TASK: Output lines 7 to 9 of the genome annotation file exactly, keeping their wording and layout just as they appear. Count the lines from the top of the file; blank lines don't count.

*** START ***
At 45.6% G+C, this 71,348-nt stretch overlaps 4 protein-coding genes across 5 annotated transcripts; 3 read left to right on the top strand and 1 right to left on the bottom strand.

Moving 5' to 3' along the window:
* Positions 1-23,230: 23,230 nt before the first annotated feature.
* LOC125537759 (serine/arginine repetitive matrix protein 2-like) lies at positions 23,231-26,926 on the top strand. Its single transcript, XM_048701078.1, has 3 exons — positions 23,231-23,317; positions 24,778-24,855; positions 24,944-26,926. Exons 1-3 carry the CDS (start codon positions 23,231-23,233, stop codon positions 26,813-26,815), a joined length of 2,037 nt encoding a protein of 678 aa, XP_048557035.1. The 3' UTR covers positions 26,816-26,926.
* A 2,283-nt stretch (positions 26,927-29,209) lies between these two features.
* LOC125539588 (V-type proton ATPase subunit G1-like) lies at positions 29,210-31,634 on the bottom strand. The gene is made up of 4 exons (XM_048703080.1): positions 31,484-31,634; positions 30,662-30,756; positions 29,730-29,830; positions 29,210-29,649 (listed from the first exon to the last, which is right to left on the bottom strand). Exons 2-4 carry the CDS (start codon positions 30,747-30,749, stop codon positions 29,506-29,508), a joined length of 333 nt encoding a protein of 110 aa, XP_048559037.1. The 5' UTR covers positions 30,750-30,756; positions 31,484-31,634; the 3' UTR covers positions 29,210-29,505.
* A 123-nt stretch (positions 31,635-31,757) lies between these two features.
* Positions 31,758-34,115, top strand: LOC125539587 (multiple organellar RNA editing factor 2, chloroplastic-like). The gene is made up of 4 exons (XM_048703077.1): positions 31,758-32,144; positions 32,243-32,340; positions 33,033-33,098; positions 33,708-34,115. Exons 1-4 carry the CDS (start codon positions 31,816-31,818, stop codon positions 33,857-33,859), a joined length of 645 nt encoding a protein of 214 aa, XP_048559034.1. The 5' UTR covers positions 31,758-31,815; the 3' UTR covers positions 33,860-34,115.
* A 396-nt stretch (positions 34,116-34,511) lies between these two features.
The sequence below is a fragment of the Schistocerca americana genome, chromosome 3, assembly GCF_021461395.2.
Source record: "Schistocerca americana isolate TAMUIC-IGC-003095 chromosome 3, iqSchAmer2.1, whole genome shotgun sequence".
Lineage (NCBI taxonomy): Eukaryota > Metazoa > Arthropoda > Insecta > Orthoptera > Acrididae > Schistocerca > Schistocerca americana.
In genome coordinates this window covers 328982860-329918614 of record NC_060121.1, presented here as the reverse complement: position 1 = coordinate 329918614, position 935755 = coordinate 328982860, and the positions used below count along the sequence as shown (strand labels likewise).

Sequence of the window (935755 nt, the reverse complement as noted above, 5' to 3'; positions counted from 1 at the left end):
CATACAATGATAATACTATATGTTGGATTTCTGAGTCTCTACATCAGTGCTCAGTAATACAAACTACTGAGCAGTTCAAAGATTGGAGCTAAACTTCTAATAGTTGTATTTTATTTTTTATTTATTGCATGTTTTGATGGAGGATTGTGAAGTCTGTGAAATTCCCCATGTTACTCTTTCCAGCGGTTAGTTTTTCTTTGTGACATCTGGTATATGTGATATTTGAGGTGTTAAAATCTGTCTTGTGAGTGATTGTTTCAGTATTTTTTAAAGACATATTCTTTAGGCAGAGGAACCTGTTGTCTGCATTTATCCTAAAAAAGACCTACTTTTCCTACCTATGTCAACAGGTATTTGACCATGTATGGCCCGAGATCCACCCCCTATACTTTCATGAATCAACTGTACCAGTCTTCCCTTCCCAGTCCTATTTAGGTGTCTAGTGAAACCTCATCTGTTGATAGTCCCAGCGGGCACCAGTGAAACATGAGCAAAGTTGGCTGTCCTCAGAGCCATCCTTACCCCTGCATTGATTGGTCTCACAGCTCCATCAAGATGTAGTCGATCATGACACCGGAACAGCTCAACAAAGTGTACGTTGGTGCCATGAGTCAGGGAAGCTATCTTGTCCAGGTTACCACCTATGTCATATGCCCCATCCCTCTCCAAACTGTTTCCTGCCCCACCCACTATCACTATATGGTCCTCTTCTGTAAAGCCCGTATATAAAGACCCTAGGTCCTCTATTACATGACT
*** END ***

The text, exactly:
* A 123-nt stretch (positions 31,635-31,757) lies between these two features.
* Positions 31,758-34,115, top strand: LOC125539587 (multiple organellar RNA editing factor 2, chloroplastic-like). The gene is made up of 4 exons (XM_048703077.1): positions 31,758-32,144; positions 32,243-32,340; positions 33,033-33,098; positions 33,708-34,115. Exons 1-4 carry the CDS (start codon positions 31,816-31,818, stop codon positions 33,857-33,859), a joined length of 645 nt encoding a protein of 214 aa, XP_048559034.1. The 5' UTR covers positions 31,758-31,815; the 3' UTR covers positions 33,860-34,115.
* A 396-nt stretch (positions 34,116-34,511) lies between these two features.